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Organic food

26 April 2005
Organic food

The on-going rise of organic food sales in the UK is an indication of the public's increasing desire to buy and eat natural, unadulterated produce and ingredients.

Retail sales of organic food increased by over 10% during 2004, with annual sales worth £1.12 billion.

An increasing number of restaurants, hotels and catering companies - around 34 - are now certified to serve organic food; some are fully organic, while others may make one or two organic dishes of the day.

As well as serving food made from ingredients that have either been grown with the severely restricted use of chemical fertilisers and pesticides or raised in non-intensive systems, some business also use environmentally-friendly cleaning products, organic cottons for soft furnishings and recycled glasses.

Why go organic?

There are many reasons for choosing to go organic. Chefs and restaurateurs should be clear in their own minds why they have decided to operate an organic menu as it will be a major factor in marketing the restaurant and an important topic of conversation with customers.

The main benefits of serving organic food are:

It's healthy - organic food generally contains higher levels of vitamin C and essential minerals such as calcium, magnesium and iron, as well as cancer-fighting antioxidants.
It avoids additives, pesticides, genetically modified ingredients and the use of antibiotics - organics is the natural and pure way of farming and supplying food. By ensuring the food is unadulterated, there are potentially fewer health risks.
There are no hidden costs - it currently costs £120m to remove chemicals from drinking water, which are present as a result of pesticides used in farming.
• - It ensures high standards - the standards for organic food are laid down in European law, with all organic farms and food companies having to be inspected at least once a year.
It ensures good animal welfare - organic animals have to have access to the outdoors and are not allowed GM foods, growth-promoting drugs or routine antibiotics.
It is good for the environment - it is better for wildlife and there is less pollution from chemical sprays.
It tastes better - organic meat is believed to taste better because the animals are reared under less stress, whilst fruit and vegetables generally have a better favour because they are grown more slowly and have a lower water content than non-organic varieties. The number of people buying organic food for the taste doubled from 24% in 2002 to 48% in 2004.

How do I go organic?

In order to offer a complete organic menu, or even just one or two organic dishes, a restaurant needs to gain certification from one of several organisations that operate under the guidance of the Advisory Committee on Organic Standards (ACOS) at the Department of Environment Food and Rural Affairs (DEFRA). The regulations - drawn up with input from the European Commission - are intended to protect the public from false organic claims.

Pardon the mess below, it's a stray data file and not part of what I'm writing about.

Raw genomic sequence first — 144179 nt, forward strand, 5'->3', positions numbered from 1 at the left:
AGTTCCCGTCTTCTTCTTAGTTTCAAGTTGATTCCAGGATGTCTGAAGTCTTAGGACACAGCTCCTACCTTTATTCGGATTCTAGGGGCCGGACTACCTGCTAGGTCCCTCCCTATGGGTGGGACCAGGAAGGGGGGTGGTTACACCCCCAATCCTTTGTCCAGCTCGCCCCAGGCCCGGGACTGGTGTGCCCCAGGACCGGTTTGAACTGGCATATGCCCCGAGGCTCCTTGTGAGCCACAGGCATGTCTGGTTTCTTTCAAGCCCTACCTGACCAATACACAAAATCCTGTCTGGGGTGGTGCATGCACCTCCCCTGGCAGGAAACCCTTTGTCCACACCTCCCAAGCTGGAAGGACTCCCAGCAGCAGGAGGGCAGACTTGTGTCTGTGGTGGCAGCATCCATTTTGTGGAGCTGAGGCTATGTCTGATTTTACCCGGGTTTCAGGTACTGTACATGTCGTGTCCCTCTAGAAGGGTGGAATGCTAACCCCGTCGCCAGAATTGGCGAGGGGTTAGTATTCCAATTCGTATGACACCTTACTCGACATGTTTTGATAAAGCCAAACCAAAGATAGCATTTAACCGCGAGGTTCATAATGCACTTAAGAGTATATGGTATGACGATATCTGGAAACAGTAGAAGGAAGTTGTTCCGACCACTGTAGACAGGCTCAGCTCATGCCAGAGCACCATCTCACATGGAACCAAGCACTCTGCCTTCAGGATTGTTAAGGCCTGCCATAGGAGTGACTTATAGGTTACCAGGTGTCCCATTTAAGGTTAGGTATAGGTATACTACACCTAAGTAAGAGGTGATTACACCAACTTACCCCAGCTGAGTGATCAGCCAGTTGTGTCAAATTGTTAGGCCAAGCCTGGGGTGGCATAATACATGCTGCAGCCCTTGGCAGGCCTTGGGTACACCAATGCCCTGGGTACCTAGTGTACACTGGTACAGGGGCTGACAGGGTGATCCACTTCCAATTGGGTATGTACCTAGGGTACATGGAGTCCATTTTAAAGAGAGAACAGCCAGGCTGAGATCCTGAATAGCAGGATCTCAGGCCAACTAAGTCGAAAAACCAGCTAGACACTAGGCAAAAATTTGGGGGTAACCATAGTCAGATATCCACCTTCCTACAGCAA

Soil Association Certification is the most active body in the field, currently responsible for the certification of all UK restaurants that are registered as organic, but the Organic Food Federation will also certify restaurants as organic.

The process of certification is lengthy and arduous, with rigorous inspections carried out before licenses are granted. All ingredients have to be purchased from certified organic suppliers and stringent records regarding the composition of dishes have to be kept.

To serve a completely organic menu item, a minimum of 95% of the agricultural ingredients must be organically certified.

If a restaurant is preparing both organic and non-organic dishes in the same kitchen, the chef must be able to demonstrate how the two are separated to avoid cross-contamination and ensure organic integrity.

Changes are currently being considered by ACOS regarding the registration of organic restaurants. The intention is to strike a balance between the development of the organic market within the catering sector and the necessity for suitable regulation.

Contacts

Further information and advice for restaurants considering going organic is available from the following sources:

Advisory Committee on Organic Standards
www.orgfoodfed.com" target="_blank" rel="noreferrer">www.defra.gov.uk/farm/organic](http://www.defra.gov.uk/farm/organic">http://[www.defra.gov.uk/farm/organic](http://www.defra.gov.uk/farm/organic)

Soil Association Certification
http://[www.soilassociation.org](http://www.soilassociation.org)
Tel: 0117 914 2407

Organic Food Federation
http://[www.orgfoodfed.com
Tel: 01760 720444

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